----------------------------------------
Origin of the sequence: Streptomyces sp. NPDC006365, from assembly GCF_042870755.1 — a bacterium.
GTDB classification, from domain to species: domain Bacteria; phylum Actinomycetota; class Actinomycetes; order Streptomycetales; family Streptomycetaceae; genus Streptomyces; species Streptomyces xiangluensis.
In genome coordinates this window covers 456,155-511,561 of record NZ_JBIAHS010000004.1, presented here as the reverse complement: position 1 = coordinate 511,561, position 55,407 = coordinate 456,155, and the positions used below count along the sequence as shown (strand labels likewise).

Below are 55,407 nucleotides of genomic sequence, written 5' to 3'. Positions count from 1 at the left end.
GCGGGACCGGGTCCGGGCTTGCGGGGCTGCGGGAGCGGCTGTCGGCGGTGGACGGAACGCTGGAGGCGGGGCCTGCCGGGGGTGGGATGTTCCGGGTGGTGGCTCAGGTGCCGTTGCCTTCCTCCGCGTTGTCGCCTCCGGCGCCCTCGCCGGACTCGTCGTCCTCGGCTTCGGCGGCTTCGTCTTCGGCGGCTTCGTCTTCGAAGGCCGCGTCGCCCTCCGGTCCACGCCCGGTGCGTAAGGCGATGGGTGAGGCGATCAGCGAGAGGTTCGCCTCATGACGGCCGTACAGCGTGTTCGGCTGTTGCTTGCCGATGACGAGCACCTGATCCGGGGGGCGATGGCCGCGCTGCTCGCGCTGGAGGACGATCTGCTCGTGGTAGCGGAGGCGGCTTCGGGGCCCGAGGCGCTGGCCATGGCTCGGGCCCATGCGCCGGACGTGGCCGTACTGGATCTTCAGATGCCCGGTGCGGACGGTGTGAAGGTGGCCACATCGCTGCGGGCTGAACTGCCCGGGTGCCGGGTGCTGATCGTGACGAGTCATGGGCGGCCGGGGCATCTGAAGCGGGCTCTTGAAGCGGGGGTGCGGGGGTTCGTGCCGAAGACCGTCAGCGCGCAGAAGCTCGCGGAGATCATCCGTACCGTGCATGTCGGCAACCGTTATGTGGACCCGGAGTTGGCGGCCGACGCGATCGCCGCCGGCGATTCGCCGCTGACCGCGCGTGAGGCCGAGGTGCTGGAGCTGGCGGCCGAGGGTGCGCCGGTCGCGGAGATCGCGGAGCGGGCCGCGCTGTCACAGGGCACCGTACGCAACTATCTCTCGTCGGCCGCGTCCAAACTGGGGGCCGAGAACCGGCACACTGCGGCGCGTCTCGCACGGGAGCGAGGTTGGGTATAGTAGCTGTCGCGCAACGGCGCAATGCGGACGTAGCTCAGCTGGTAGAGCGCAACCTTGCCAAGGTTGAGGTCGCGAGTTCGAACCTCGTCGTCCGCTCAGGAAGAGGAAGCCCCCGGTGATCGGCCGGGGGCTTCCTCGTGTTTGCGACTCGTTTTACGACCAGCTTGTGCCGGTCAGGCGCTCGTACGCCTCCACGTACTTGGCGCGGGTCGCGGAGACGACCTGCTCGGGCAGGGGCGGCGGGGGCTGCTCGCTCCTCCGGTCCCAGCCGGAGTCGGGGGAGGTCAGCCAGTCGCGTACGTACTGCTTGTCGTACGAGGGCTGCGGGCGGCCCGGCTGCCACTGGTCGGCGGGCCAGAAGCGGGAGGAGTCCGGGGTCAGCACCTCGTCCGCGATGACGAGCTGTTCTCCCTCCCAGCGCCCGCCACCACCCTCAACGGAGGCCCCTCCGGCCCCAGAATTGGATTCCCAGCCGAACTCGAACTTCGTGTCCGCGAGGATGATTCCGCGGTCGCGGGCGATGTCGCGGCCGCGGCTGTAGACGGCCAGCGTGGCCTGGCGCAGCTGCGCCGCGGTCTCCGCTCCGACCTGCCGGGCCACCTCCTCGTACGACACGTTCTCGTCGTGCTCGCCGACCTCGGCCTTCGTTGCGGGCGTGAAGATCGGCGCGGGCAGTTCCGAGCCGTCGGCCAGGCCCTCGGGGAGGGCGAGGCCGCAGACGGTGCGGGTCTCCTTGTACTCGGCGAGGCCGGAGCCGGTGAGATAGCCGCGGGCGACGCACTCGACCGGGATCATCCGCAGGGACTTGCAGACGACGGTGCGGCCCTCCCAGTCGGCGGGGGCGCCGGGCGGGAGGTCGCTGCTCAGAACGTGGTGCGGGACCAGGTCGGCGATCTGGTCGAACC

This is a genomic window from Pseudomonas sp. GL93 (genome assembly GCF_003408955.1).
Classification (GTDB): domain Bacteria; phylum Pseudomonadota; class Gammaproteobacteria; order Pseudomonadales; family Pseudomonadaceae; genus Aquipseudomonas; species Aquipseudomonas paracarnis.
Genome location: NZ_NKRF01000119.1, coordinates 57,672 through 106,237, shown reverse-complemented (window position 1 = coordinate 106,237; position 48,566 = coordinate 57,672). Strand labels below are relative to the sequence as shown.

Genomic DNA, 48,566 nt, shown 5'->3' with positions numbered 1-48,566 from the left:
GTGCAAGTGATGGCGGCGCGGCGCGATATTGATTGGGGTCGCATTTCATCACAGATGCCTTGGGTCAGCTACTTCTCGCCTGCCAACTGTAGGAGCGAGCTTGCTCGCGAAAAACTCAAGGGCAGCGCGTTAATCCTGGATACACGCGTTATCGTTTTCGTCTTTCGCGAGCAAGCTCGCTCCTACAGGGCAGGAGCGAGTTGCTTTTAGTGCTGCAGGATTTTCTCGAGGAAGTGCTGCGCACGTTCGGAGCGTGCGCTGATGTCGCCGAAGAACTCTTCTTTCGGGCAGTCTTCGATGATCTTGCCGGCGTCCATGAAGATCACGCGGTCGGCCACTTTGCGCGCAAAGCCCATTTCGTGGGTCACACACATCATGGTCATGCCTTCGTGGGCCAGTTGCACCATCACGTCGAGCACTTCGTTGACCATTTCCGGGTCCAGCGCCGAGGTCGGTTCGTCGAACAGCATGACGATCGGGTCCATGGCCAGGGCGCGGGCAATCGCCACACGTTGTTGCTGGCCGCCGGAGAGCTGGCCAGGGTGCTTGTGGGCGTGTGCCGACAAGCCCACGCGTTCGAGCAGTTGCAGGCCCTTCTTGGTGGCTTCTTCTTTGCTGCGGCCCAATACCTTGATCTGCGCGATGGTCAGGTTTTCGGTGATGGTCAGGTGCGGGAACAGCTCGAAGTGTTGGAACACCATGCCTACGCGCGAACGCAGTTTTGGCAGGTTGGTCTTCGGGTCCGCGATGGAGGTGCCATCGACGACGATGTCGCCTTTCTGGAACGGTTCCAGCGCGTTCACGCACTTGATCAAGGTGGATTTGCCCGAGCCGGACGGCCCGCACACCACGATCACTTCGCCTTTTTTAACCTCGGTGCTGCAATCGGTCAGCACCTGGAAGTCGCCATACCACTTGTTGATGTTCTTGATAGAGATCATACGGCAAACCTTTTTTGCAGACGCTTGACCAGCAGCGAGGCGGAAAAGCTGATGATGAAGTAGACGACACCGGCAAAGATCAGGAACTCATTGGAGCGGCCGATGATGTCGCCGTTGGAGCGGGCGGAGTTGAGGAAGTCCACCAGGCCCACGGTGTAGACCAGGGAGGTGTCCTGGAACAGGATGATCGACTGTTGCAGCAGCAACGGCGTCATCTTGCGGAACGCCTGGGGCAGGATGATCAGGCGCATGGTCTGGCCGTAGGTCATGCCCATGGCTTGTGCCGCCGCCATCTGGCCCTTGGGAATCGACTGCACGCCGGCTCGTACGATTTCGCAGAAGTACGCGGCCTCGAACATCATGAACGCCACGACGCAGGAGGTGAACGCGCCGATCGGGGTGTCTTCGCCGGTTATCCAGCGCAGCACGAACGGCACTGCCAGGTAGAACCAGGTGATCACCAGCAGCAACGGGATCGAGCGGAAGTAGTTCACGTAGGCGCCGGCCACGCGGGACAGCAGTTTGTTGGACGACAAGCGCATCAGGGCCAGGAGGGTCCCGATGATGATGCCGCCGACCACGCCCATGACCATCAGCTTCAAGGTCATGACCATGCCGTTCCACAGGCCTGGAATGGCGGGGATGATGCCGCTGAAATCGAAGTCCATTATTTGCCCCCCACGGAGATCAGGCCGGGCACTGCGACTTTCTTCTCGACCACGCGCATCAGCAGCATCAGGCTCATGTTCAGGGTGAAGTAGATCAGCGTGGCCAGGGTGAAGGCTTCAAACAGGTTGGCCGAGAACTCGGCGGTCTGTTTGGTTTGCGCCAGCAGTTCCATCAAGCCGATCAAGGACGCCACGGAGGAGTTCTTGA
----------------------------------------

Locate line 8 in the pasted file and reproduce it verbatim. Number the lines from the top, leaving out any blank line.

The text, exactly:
Genome location: NZ_NKRF01000119.1, coordinates 57,672 through 106,237, shown reverse-complemented (window position 1 = coordinate 106,237; position 48,566 = coordinate 57,672). Strand labels below are relative to the sequence as shown.